What’s the biggest lie told to a drummer?
Hang on a minute and I’ll help you with your gear.
Drummers always get a bum rap. Why is that? Ever seen a good band with a shitty drummer? No. Know why? BECAUSE THEY DON’T FUCKING EXIST.
Drummers rule! We hit stuff, get peoples’ butts shaking, and ultimately determine whether or not the band is going to perform well. You CANNOT have a solid band without a solid drummer, so all you 6-string wankers out there with your tapping and flooded solos can suck it… This one is for the hitters.
This time, I sat down with Polar Bear Club’s Steve Port. Always the road warrior, Steve’s hard work and drive have really paid of in making his own punk rock dreams come true. I’m sure he’ll have a good time hanging with his favorite band, Bad Religion, when PBC embark on a US tour with the long-running punk legends later this year!
G- How long have you been playing drums and when did you get started? What inspired you to start playing?
S- I’ve been playing since 10th grade, which is now 15 years. I actually picked up drums by force. I was playing guitar in a high school punk band, and our drummer was constantly bailing on shows last minute. We got sick of it and I said “I’ll just play drums, how hard can it be?”
G- How long have you been playing professionally and what was your first project?? Do you remember the moment that you really felt that drum performance was your calling?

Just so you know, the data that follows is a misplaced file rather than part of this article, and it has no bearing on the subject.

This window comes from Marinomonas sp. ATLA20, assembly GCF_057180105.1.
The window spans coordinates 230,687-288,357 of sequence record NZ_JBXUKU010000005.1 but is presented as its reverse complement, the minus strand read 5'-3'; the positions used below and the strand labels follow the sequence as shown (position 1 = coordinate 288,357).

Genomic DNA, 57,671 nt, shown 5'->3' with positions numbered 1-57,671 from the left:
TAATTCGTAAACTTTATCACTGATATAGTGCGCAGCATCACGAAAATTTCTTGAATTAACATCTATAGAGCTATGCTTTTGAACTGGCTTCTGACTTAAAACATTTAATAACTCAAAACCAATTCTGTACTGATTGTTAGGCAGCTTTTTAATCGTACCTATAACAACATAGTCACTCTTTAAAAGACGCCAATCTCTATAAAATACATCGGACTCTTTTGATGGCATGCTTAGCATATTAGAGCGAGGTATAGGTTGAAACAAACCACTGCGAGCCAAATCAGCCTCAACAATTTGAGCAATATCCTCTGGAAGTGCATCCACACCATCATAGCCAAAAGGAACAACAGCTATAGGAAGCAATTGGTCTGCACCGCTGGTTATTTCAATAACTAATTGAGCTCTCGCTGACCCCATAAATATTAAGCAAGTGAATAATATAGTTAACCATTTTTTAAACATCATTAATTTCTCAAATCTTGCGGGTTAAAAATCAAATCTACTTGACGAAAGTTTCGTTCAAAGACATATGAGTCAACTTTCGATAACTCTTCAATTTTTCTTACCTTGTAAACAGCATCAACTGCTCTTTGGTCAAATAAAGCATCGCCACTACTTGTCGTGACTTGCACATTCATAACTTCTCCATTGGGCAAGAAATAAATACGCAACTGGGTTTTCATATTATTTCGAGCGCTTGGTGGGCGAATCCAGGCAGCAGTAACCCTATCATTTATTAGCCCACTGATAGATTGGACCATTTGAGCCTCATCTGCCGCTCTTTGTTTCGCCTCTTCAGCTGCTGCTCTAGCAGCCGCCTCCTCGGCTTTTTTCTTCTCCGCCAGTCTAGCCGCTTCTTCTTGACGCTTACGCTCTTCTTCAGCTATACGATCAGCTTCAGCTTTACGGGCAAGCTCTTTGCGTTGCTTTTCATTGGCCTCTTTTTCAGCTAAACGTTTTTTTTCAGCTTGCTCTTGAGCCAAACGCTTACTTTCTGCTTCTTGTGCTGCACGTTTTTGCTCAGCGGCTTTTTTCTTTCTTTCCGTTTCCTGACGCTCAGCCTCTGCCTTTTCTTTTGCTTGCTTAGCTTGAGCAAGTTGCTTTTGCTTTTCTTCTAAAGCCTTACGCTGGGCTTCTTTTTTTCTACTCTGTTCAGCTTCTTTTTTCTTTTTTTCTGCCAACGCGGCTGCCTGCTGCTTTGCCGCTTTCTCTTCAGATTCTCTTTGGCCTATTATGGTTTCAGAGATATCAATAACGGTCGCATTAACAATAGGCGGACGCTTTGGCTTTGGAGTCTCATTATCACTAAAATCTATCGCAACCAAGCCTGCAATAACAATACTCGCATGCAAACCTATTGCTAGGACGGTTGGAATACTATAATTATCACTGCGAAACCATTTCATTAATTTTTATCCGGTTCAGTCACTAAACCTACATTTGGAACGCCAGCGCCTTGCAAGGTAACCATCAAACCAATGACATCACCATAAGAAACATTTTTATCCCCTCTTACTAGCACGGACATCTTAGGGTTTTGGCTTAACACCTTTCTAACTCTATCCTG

S- I’ve been playing professionally, as actually get paid a little, for 2 years now. I got fired from my job, and wound up landing a gig drumming for a Minneapolis punk band called Off With Their Heads. I toured with them pretty much all of 2011, and during the break at the end of the year I tried out for Polar Bear Club and got that gig. I’ve been with them since February 2012. I would say the moment I knew professional drumming was my calling in 2005. I was on my first real tour with my first real band (Another Breath) in Europe and it was amazing to me that people in crazy places like Poland, Hungary, and Croatia knew our songs and cared about our band. It was such a huge moment for me seeing how big the possibilities were.
G- Let’s talk gear for a second… What is your current rig looking like? What kind of drums and cymbals are you using primarily, what configurations, and what companies are backing you up at this time?
S- Love this question as a fellow gear nerd. Currently I’m endorsing SJC drums, Sabian cymbals, Vater drumsticks, and most recently Remo Drumheads. For my SJC kit I went with a walnut satin stain finish with natural stained wood hoops on the kick drum and weathered chrome hoops and hardware on all the drums. I also went with a maple/hammered steel/maple hybrid snare. Sizes are 18×24 kick, 10×13 and 14×16 toms, and 7×14 snare. I’m using 15″ hhx groove hats, a 21″ hhx groove ride, an 18″ hhx evolution crash, a 20″ aax xplosion crash, and an 18″ hhx evolution ozone crash. I had been using clear emperor Tom heads and clear powerstroke 3 kick heads but recently switched clear powerstroke 4 heads on everything. Snare I go back and forth between coated emperor and coated controlled sound. I use power 5b sticks. I also use all dw 9000 series hardware but I don’t endorse them.